Illegal cable boxes have been on the rise in recent times and is slowly becoming a mainstay in Asian and African countries. Singapore is one of the countries badly affected by this menace, owing to the rise in prices of the standard cable boxes and subscription.
Brief history of Singapores broadcast industry
Singapore has a rich historical and cultural background. Since the country’s’ pilot television broadcasting service commenced operation in 1963, Singapore television industry has continued to grow in leaps and bounds over the years, thrilling viewers with exciting programs and contents. Singapore’s’ Cable TV commenced operation in 1992, which has seen cable TV subscribers increase over the years. In other to consolidate on the giants strides attained so far, Singapore Cable TV merged with Starhub ( A telecommunication company based in Singapore) to create Starhub Cable Vision. Starhub Cable Tv became the flagship Cable Tv in Singapore which currently has over 150 international channels.
The rise of illegal cable boxes
In 2009, Starbox completely halted its broadcast of analogue signals due its compliance with the global digitization requirement and to also enhance its revenue earning potential. The activities of Starhub have since blossomed not until the emergence of illegal cable boxes in Singapore. Criminals import illegal set-top boxes that have been designed to decrypt premium cable services offered by Starhub for a token fee of $6.
This situation has not gone down well with the management of Starhub cable Tv because complaints were made because dwindling financial fortunes of the company. They have been losing subscribers to these illegal cable box dealers due to the infinitesimal price offered by them.
In June 2014, two men by the name Daniel Chen Wiangiang, 32, and Chow Foo Yong Chun, 27, (Both dealers of illegal Starhub top boxes) were charged to court by the management of Starhub cable TV after a successful sting operation. The men claimed they weren’t aware of the illegality surrounding their activities. Starhub has also tracked the activities of syndicates distributing fliers to members of the Singaporean public. These syndicates usually advise locals to patronize their cheap set top boxes designed to decrypt Starhub channels; however, they have since been arrested by the police.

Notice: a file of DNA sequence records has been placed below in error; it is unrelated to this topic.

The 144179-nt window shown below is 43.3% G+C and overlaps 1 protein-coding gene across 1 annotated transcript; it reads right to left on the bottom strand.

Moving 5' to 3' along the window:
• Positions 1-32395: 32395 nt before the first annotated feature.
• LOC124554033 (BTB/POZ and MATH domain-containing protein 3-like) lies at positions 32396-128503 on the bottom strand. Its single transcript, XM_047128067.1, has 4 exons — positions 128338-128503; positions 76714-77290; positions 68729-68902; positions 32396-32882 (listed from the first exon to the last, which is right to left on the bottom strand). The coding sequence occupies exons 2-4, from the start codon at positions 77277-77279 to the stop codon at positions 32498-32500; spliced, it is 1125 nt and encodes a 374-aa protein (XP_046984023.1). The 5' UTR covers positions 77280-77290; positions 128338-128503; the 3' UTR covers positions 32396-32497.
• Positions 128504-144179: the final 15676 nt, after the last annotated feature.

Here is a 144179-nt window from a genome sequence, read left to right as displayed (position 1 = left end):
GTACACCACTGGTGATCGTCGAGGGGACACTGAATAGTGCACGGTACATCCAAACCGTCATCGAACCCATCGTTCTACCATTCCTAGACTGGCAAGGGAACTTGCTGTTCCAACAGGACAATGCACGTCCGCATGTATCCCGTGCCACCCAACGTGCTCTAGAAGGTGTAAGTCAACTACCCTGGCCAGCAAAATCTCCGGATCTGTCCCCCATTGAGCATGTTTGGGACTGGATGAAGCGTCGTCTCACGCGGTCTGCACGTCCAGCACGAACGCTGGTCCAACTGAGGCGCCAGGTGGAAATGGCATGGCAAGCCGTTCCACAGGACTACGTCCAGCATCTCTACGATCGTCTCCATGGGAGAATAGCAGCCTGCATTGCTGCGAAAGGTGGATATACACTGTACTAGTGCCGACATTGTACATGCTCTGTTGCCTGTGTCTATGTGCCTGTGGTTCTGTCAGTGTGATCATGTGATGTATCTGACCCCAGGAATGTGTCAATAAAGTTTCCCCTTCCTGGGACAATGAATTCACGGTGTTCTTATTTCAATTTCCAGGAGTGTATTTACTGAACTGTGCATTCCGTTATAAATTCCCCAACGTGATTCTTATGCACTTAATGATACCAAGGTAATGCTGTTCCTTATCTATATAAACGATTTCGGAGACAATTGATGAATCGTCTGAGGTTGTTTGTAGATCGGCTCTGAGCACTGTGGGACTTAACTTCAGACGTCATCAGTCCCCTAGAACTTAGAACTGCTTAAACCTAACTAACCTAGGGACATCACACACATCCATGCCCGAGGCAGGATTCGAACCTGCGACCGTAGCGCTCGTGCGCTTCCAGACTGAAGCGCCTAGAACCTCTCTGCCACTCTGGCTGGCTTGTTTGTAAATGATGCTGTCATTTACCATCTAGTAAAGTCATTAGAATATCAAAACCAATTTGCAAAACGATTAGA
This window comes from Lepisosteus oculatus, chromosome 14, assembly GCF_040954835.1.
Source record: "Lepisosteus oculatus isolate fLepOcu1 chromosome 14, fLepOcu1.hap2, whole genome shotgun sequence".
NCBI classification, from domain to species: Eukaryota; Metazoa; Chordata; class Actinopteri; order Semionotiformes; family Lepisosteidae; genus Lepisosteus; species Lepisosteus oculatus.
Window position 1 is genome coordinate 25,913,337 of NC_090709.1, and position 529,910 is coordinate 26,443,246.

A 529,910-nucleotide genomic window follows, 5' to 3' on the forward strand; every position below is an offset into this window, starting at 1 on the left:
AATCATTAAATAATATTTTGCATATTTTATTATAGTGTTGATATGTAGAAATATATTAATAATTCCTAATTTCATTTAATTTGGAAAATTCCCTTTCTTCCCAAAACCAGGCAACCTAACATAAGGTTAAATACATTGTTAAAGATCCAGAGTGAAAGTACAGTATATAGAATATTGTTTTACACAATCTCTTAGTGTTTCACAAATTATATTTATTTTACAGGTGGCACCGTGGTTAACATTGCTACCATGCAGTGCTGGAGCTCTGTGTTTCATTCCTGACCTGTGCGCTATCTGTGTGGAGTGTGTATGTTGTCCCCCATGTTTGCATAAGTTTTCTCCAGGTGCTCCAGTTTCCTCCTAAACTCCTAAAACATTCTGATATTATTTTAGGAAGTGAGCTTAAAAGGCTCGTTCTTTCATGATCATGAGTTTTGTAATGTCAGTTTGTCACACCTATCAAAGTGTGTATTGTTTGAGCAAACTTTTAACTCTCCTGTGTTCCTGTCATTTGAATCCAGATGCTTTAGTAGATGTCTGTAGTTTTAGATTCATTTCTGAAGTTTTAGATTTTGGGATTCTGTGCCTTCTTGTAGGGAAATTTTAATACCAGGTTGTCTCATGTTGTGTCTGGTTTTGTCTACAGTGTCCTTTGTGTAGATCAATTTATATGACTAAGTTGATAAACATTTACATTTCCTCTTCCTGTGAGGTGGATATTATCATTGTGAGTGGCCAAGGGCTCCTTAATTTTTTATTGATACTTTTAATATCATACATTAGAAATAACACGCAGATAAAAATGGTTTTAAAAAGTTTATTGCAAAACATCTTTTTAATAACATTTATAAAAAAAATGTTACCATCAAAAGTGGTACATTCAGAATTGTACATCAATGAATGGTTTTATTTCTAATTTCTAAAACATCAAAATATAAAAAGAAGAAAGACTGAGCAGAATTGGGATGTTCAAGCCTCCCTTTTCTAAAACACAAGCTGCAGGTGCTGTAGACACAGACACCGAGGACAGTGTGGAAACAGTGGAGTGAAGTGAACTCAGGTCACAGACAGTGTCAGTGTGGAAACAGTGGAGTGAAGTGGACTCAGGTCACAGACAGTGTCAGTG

A newer threat to Starhub services is around the corner and is buoyed by the rise of Android set top boxes. These set top boxes enable users to stream premium TV contents from the internet for free; thereby allowing them to bypass the cable TV services provided by Starhub.
To stem this ugly trend, Starhub and relevant regulatory agencies need to embark on a massive public enlightenment campaign so as to discourage the use of these illegal cable boxes. They should also make it clear to the public and dealers of these illegal cable boxes that it’s a criminal offence to acquire, use and operate these boxes. Hopefully, with the punishment clearly spelt out, the rise of these illegal set top boxes in Singapore will be curtailed.
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